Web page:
MAGUS MUS, A CHRISTMAS TALE:
Cold was not the word for it! And dark too, even for a mouse. The dark I didn’t mind too much, but I shivered that night with a mixture of cold and hunger. It was the deep of winter, inside of me and out. I curled up in self pity. I slept fitfully, with the taste of lonely tears my only soothing. What happened next is still so clear to me. When I remember, I am back there in that moment.
I hear a rustling. I’m wide awake with fear. Footsteps! One heavy, with boots, one lighter, slower and weary. There are soft urgent voices. “Over here! Over here! Take it gently…’ And then “O, thank God! At last!’
A rustling of hay, away above my head. Some of it falls near me, and wisps of straw from the place where the flock feeds. I cannot move, with fear. I hear a woman’s voice: ‘I think the time is now! Joseph, hold me!’ and then a cry of pain from the woman.
I smell blood. There is water on the ground. The woman cries again.The man with the boots moves still closer. I can hear their hearts beating in fear, just like my own.
And then, the cry of a baby born. The sound of relief from that mother, a cry of long-awaited joy: the comforting by the man with the big boots, as he hands the crying child to the exhausted mother. ‘Mary, it is a boy!’ Something strange there in the way he said that.
In the cold and dark, two faces seem to light with greatest joy: they glowed with warmth and pleasure. You’d think the saviour of the whole world had just been born!. I move a little closer. I can see the child now, hungrily feeding from its mother’s breast. Look at the mother’s eyes. How they are lit up. Look at the man’s eyes, drinking from the delight of both of them. My feet, no longer cold, are dancing. My tail wiggles with their joy. There is music in my heart. My place seems so much brighter, just having them here. With this new life, somehow there is a twinkle in the air.
The man with the boots is moving about now, gathering straw. He’s making a bed of it for mother and now-sleeping child. At last, he is sitting down beside them, loosening his boots. He holds his woman close, and the weariness of the journey and of the birthing covers them with gentle sleep. I curl up again, this time with joy to lead me to my dreams.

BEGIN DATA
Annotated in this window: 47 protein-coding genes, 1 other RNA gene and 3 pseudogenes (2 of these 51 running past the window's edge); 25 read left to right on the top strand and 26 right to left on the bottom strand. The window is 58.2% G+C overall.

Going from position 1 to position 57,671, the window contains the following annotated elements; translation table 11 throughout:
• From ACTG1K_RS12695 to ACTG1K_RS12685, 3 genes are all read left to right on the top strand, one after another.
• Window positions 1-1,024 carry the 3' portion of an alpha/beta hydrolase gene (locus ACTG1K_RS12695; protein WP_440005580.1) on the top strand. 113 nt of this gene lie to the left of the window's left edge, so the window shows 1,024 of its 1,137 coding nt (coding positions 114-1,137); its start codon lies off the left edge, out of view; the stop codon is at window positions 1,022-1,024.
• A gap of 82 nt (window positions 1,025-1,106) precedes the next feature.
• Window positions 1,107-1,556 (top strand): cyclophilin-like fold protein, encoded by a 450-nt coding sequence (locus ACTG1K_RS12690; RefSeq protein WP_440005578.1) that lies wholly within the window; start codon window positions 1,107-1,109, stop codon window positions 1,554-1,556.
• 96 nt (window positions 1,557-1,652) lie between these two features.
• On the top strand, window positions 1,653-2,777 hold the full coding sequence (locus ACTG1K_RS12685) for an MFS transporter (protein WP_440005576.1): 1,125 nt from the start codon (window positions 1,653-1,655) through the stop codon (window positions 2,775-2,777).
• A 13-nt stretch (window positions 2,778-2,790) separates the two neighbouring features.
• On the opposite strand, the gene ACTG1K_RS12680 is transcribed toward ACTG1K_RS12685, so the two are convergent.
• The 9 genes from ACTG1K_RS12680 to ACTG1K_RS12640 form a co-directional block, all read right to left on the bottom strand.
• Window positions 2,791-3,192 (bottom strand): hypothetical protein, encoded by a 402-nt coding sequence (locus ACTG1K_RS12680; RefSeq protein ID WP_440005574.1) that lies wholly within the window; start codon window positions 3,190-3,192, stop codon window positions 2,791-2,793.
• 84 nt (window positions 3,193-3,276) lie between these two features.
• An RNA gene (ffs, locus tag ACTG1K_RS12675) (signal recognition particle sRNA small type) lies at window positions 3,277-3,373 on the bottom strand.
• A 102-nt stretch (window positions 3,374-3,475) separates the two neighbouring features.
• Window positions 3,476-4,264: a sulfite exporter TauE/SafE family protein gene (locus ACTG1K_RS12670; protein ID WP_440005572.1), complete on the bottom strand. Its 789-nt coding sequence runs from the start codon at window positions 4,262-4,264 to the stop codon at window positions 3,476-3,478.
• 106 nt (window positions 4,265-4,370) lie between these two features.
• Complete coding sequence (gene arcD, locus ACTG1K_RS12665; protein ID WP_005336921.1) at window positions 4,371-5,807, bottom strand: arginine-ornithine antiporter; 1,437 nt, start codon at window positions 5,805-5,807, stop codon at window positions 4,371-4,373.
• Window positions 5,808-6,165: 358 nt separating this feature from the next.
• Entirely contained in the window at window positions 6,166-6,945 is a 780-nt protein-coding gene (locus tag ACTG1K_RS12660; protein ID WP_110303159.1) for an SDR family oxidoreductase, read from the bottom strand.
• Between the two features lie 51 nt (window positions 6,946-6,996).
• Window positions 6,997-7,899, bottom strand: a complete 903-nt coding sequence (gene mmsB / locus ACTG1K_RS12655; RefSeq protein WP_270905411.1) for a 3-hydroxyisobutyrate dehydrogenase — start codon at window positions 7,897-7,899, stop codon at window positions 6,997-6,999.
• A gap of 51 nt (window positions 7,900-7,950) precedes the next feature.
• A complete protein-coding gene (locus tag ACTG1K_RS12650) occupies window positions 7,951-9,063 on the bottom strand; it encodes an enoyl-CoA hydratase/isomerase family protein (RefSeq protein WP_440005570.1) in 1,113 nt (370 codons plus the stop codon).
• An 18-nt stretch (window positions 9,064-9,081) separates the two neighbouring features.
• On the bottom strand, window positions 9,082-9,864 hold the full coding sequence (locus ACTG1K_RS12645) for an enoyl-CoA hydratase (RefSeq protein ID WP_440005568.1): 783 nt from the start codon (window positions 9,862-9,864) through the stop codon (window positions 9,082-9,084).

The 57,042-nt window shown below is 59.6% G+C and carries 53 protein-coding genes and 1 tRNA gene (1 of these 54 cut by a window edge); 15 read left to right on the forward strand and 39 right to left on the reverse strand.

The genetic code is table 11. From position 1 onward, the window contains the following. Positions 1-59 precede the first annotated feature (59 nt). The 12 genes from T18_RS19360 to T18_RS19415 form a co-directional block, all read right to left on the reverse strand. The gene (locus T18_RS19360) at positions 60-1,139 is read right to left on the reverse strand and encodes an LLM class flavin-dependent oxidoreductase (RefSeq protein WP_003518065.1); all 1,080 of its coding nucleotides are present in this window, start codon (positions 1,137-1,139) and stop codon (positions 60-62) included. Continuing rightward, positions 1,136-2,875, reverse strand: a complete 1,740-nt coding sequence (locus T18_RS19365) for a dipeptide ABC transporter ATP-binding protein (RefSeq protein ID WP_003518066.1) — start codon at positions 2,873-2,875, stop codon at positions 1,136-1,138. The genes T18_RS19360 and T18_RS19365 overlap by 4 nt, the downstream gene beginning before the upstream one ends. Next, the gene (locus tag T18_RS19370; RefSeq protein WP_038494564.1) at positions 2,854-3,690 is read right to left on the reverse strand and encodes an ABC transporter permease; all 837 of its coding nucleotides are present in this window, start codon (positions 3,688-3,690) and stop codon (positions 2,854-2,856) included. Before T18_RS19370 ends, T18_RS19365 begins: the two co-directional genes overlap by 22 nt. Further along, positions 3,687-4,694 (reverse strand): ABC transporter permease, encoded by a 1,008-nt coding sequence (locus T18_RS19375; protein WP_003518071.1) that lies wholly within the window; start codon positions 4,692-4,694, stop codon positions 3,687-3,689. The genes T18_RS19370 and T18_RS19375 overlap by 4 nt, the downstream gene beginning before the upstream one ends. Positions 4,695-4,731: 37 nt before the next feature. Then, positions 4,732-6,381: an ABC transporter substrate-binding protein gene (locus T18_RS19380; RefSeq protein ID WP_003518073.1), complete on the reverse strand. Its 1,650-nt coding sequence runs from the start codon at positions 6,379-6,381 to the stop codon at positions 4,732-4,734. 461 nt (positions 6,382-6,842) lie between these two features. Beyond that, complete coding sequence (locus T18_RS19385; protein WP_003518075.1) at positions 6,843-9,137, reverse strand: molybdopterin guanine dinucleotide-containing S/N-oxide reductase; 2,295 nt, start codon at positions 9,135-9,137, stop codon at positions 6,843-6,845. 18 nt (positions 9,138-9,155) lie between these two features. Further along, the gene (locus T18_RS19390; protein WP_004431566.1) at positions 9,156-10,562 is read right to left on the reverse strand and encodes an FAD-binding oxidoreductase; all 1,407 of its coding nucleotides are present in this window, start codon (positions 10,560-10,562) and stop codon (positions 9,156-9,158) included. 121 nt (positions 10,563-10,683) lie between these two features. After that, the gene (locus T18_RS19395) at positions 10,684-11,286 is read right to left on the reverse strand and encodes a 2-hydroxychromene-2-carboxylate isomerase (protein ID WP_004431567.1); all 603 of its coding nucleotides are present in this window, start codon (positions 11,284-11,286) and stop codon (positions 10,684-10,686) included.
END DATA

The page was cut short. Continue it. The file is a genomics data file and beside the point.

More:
Late into the night, while stars can still be seen through openings in my roof, I hear voices coming close. I know those voices! And yet, they’re different, they are excited. Other sounds are there too, sheep bleating because they have been disturbed from sleep, now moving in the outer dark. Then there are those smells that hit my twitching nose, – smells of bodies never washed, smells of animal-skins worn against the cold of winter nights, and clung to beside many night-fires. I know them all, those minders of the sheep, rough men, foul-mouthed , un-schooled. Yet, they’re nobody’s fools. Fiercely loyal to each other in the face of a despising world; for they are considered the scum, the un-godly ones, cast out by most people.
What brings them here, at this unearthly hour? The woman and the man stir, the child begins to cry.
The shepherd people have stopped outside. I hear them. ‘Let’s look in here’ says one, and he begins to open my creaking door. ‘It’s true!’, he cries. ‘It’s true! There is a child here after all. Come and see for yourselves.’ Now the others are peering in, and they’re just standing there with mouths wide open. They’re just gazing and gazing at the child, then at the woman and the man with the boots.
The door opens wide, and in they flock, pushing and shoving. Oh the smell of them! But I love them all the same.
‘We had to come!’ they are blurting out. ‘Somehow we just knew, by our fireside, that we had to come here, to where flocks are fed. Something spoke to our hearts, out there in the cold. We didn’t believe it,- but we came, and now we see!’
I now I hear them tumbling out words about ‘God’s angel’ and ‘message’ and ‘our Saviour’,- and as they are saying all this, the woman is looking at them and taking it all in. These rough and smelly shepherds whom I know well and love dearly, they’re all just gentle and silent, now. They are gazing and gazing, and wondering at the honour of it all. Next, they’re kneeling around the child as if it’s one of their very own, one of themselves.
And the woman’s eyes are telling them that yes, this new baby is indeed one of themselves, their very own.
In time, those gentle souls are stepping out of the darkness and into a dawning light. Into a whole new day.
Can I tell you now that in the days that followed, those outcast shepherds guarded that little ‘trinity’ of people, – the woman, the child, and the man with the boots. The child was at home with all those shepherd smells.
Other folk passed by my home, those days, and never bothered to come in, but the ones of no importance were our most special visitors, our V.I.P.s, each day.
Can we leave it at that for now? There’s more to the story, but we’ll keep it for another day, soon.
Mus, the Mouse.